Looking into 2019 and beyond, voice activation will likely impact dashboards, allowing them to be alert-driven and designed to focus on finding informational insights. For example, a user may ask questions directed at the dashboard which then updates in real-time as they interrogate the platform. In turn, the dashboard responds with an in-line interpreted data response. This method more closely mirrors a human interaction in comparison to solving problems or conducting searches manually on a dashboard.

IT managers will start to see a migration away from fixed dashboards towards voice-driven dashboards to make the overall user experience more seamless and data-driven. Additionally, companies should also look to stay nimble by applying multi-cloud platform strategies.

Orchestrating Between Cloud

IT managers are beginning to see the value in mixing on-premise, hyperconverged, and cloud technologies together to form an overall data center strategy. Initially, multi-cloud strategies gained popularity in their ability to protect systems against data loss or downtime as a result of localized component failure. If an organization experiences an outage or security threat, IT managers can lock that storage component and still run applications through another cloud portal. Many IT managers also prefer multi-cloud strategies as they combat vendor lock-in restrictions and regulations around specific enterprise data storage locations.

Essentially, multi-cloud computing allows organizations to create their own structure vs. relying on a one-stop-shop vendor which might have some of the desired capabilities but not all. Applications and workloads that move seamlessly between clouds offer organizations flexibility, the ability to prevent downtime or security threats, and allow them to scale more easily.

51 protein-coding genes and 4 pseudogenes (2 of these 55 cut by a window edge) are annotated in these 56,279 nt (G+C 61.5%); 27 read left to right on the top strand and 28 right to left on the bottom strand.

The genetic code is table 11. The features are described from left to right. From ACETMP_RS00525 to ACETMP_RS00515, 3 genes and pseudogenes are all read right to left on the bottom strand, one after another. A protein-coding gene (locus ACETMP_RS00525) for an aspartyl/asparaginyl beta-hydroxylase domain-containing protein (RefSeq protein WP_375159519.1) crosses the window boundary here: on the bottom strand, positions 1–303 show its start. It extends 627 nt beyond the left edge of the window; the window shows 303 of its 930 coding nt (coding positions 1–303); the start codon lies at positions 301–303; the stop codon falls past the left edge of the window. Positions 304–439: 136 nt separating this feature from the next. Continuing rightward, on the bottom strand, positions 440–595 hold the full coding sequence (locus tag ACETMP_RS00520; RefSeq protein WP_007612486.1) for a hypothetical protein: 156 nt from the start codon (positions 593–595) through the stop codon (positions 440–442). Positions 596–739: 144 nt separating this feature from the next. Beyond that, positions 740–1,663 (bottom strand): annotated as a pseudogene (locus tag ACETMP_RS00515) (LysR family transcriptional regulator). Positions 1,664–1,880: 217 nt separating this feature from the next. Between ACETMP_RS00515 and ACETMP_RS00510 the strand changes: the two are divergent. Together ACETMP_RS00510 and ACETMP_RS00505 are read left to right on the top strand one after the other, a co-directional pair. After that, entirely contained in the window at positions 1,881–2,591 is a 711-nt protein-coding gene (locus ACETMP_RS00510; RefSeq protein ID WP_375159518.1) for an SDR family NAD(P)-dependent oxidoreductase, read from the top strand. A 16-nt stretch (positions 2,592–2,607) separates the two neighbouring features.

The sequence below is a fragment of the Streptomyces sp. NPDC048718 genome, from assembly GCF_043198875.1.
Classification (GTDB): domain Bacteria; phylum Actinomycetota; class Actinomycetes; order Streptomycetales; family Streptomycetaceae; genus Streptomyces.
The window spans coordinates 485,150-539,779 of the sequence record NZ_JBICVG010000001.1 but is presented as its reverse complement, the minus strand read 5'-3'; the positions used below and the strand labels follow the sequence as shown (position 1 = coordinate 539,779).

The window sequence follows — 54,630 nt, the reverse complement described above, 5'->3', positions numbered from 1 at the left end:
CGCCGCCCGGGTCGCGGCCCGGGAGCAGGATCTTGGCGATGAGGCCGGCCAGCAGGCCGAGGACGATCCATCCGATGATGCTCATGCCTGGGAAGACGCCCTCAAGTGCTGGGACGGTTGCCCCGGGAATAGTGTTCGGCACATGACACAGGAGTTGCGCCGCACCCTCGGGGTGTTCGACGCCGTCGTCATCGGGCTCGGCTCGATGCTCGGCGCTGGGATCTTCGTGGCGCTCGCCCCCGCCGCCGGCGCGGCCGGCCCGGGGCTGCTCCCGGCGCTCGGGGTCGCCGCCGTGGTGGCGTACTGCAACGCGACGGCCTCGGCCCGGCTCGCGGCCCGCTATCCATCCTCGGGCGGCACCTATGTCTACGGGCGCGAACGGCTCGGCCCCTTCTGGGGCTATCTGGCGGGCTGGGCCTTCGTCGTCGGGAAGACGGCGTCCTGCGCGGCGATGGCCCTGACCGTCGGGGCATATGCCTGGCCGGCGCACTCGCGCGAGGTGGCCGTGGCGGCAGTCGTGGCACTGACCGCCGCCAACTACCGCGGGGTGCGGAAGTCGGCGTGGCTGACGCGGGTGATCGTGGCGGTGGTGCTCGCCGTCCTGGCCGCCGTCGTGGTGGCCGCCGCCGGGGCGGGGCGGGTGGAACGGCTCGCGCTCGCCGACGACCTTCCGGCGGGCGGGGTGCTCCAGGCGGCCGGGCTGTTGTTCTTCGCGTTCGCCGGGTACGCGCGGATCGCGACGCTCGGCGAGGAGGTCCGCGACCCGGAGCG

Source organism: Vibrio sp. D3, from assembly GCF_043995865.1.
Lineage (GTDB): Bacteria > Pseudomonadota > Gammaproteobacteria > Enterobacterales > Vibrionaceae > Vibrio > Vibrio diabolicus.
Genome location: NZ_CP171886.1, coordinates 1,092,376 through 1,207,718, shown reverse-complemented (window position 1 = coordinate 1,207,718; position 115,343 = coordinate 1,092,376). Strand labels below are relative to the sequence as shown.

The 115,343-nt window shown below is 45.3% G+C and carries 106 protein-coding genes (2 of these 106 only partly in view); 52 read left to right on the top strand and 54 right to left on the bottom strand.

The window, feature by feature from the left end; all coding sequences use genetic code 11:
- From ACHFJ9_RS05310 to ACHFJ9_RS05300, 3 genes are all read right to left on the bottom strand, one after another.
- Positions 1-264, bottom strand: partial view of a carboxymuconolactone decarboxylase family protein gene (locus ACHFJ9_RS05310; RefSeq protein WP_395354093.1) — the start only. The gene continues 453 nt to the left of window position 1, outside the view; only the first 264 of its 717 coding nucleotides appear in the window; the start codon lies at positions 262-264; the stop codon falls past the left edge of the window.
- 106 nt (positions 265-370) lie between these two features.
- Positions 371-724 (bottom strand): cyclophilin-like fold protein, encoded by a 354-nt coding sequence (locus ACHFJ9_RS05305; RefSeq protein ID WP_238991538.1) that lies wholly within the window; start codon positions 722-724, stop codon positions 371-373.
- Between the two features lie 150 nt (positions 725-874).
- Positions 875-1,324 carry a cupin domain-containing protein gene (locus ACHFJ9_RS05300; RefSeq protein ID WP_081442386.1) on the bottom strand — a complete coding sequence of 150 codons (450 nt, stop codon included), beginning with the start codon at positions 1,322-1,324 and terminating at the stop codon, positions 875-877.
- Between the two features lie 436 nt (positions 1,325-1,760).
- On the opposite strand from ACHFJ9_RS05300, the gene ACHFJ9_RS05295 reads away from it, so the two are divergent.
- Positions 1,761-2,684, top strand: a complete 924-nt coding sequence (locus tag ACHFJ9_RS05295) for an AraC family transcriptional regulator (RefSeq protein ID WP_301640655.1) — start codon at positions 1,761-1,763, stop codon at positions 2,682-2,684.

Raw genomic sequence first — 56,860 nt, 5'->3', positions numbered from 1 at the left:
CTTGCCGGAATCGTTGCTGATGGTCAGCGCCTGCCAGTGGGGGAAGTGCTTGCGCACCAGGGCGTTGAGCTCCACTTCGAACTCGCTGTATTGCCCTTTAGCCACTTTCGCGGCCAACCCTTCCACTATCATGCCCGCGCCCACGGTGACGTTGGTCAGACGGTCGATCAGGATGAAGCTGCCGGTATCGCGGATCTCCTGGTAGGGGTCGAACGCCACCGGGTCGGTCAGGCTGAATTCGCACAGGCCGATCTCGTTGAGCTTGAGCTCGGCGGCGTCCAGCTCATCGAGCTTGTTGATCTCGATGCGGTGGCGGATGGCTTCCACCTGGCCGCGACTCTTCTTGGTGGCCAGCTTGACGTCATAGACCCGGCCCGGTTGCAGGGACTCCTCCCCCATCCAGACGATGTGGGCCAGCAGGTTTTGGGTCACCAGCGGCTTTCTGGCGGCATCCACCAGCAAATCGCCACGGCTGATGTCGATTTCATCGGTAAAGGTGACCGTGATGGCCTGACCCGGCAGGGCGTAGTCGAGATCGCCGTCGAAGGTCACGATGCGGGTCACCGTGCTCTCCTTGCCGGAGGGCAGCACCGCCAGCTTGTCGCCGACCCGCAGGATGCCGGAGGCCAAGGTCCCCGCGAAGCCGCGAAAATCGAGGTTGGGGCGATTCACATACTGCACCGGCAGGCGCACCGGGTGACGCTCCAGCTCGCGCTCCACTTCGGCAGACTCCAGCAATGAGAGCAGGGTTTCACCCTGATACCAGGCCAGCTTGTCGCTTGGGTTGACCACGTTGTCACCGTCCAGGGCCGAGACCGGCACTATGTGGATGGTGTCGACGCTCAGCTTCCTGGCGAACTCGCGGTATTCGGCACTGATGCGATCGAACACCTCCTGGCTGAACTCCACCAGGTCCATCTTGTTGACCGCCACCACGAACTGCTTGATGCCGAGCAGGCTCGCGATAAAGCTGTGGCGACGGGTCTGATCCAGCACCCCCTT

To conclude, in 2019 IT managers should look to implement and maximize strategies to simplify their work through ML features, voice activation technology, and cloud flexibility – and pursue the latest training and research around each. It’s an exciting time for IT managers and data storage gatekeepers, and the opportunities will only expand from here.

Kevin McNamara

About Kevin McNamara

Kevin McNamara serves as Chief Technology Officer and co-founder of HiveIO. Widely regarded as a leading expert in enterprise cloud technologies, McNamara has 20 years of technology and business experience in the financial services, pharmaceuticals, publishing, and telecommunications industries. Prior to starting HiveIO, McNamara functioned as Global Head of Cloud Computing and Research & Development at JP Morgan Chase and Senior Product Development, Engineering, and Technical Research Analyst at Citibank, and AT&T.